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Tomografía computarizada (TC)

Computed tomography (CT)

Computed tomography (CT) is a test done with a machine with a hole inside an X-ray tube. The patient stretches without moving on a table that moves up and down, in and out, while the x-ray tube rotates around his body. Thus, images of the body can be generated from different angles. It is especially useful because it shows very clearly different types of tissues.

What does it consist of?

CT uses special x-ray equipment to obtain images of the body from different angles. Each time the x-ray tube and detector rotate, an image of a very thin section of the part of the body to be studied is obtained. About a thousand images are taken in each rotation. It’s like examining a very thinly sliced piece of bread. A computer takes care of reassembling all the slices, one after another, to produce a highly detailed multi-dimensional view of the inside of the body.

What is it normally used for?

CT is especially useful because it shows very clearly different types of tissues, lungs, bones, soft tissues, and blood vessels. It allows you to diagnose problems such as cardiovascular diseases, infections, trauma, musculoskeletal disorders and cancer, as well as to monitor and plan the type of medical or surgical treatment and its response.

How it is performed?

Technical personnel stretch the patient on the CT table. A pillow can be used to better maintain the position. When the test begins, the table moves slowly through the interior of the CT scan. Depending on the part of the body being examined, the patient may or may not perceive movement. Sometimes, to be able to see certain parts of the body better it is necessary to use a contrast. It is a liquid that is administered to the patient drunk or injected intravenously, depending on the type of test. The healthcare staff will inform you about the test, clarify any doubts and make you sign an informed consent document.

How do you have to prepare?

If there is no contrast for your test, you do not need to do any preparation. For tests that require contrast, it is best to fast six hours beforehand. Now, do not stop drinking water because you have to be well hydrated. There are some very specific CT tests that involve other interventions and therefore have other requirements. Your doctor should explain it to you in detail.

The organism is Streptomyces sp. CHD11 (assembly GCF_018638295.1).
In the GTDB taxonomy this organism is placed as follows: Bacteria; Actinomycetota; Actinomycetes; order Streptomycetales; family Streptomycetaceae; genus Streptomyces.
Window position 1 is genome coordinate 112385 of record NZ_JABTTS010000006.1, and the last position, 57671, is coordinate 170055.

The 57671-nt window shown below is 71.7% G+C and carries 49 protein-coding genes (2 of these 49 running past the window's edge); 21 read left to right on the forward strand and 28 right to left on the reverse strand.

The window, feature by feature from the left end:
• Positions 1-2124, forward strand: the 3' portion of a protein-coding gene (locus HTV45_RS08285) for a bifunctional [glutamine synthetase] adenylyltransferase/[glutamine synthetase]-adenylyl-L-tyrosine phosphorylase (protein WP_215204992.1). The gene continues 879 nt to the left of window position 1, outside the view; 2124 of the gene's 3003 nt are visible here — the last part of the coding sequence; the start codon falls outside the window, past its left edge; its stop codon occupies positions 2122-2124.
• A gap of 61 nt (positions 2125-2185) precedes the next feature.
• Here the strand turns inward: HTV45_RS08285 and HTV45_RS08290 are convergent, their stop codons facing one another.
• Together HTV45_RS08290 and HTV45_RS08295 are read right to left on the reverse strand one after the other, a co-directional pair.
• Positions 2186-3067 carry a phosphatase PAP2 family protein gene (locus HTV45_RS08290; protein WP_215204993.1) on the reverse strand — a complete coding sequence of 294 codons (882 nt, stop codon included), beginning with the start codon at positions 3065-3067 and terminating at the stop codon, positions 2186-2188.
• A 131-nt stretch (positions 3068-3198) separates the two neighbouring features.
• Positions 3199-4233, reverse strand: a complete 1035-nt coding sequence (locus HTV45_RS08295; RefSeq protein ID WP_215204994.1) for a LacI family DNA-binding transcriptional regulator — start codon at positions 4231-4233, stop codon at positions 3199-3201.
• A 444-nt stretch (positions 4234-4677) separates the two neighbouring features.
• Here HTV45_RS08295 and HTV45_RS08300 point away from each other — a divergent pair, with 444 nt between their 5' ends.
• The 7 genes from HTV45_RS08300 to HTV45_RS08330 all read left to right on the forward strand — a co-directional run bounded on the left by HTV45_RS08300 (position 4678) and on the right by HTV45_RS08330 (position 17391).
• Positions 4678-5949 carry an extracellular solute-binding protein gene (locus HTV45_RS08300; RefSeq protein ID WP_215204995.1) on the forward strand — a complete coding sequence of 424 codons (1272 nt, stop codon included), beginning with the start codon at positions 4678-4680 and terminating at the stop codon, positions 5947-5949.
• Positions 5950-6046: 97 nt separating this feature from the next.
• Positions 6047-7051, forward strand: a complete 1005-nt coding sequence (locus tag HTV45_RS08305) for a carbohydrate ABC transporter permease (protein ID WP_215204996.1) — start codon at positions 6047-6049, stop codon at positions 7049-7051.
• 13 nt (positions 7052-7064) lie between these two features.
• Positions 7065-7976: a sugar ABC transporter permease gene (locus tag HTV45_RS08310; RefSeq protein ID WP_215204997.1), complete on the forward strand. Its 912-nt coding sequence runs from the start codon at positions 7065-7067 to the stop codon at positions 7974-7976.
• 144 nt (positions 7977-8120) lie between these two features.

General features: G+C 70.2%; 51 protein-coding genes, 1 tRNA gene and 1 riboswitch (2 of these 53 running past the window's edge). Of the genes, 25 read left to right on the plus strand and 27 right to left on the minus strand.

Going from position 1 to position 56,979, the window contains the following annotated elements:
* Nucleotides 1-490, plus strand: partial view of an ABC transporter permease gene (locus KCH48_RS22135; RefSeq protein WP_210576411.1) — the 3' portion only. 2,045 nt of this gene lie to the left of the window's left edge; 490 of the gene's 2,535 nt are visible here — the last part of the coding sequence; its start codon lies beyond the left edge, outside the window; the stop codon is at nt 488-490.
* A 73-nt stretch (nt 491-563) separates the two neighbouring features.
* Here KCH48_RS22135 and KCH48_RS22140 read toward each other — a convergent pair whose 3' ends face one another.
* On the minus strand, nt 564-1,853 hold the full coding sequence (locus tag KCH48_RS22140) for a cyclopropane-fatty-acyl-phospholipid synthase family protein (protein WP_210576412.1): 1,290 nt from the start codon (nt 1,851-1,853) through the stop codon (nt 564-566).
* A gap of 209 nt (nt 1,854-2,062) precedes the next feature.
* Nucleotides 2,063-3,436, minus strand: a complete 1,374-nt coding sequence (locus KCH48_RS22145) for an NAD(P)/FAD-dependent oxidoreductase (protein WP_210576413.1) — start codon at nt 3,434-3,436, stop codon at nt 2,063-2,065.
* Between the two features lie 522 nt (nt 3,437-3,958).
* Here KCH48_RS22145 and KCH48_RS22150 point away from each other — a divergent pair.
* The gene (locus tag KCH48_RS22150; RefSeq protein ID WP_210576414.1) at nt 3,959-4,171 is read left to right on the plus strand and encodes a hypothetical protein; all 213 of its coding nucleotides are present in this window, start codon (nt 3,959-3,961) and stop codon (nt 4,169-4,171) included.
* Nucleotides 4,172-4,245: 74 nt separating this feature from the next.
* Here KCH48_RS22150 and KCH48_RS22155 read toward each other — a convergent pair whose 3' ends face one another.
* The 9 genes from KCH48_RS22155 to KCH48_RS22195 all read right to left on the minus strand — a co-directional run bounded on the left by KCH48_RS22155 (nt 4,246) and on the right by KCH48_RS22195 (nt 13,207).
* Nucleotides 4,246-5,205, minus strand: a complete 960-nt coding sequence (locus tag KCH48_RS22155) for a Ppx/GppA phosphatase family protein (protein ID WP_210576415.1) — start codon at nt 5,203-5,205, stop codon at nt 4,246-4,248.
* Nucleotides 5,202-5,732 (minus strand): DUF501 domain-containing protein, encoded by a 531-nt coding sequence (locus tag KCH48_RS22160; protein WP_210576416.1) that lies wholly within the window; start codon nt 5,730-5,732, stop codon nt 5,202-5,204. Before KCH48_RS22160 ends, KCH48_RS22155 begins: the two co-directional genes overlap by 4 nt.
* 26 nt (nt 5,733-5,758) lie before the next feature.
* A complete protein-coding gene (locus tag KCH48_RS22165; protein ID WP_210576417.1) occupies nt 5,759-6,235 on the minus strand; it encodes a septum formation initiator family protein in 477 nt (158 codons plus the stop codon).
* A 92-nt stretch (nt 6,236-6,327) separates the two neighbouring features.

What will you experience during and after the test?

It does no harm. If it is with contrast, in most cases you will not notice anything. If it is drunk, you will notice an aniseed flavor. Some people notice a bit of heat. Nothing happens, it will go away in a couple minutes. If you experience any sensations other than those described, inform your nurse or technical staff immediately, as it could be a sign of an allergic reaction.

Who and where will you be tested?

The test will be performed by a specialist radiology technician. During the test the staff will not stay in the room, but will see and feel you all the time and, therefore, you will be able to communicate. The staff will ensure that you are well at all times.

Who will interpret the results?

The radiology specialist, who is a doctor who specializes in CT and other radiological examinations, analyzes and interprets the images and sends a signed report with his interpretation to the patient’s doctor. In the medical consultation, they will show you how you can get the results. In most cases, the results will come to your doctor to have them on the day you have the visit scheduled.

What are the most frequent examinations?

A CT scan of any part of the body can be done. The most frequent are to explore the central nervous system (especially the brain), the thorax and the abdomen. CT also has other applications, less frequent, but also valuable. The heart, intestine, or teeth can be studied to make implants. It can be used to visualize the area of the body to take tissue samples and also to visualize the area of the body to treat some tumors.

What special situations must be taken into account before taking the test?

You should always inform your doctor, nurse or technician:

  • if you are pregnant;
  • if you are breastfeeding;
  • if you know that you may have an allergy to contrast;
  • if you have diabetes, asthma, or heart, kidney, or thyroid disease;
  • If you regularly take any medication and you must fast to be administered the contrast, you must report the medication you take; in most cases they will tell you not to stop taking it; there is no problem if you need to drink a little water;
  • If you suffer from claustrophobia, you don’t need to worry because it is a very open device; anyway, if you consider it necessary, tell your doctor.

Department of Radiology / Policlinica Comarcal del Vendrell 

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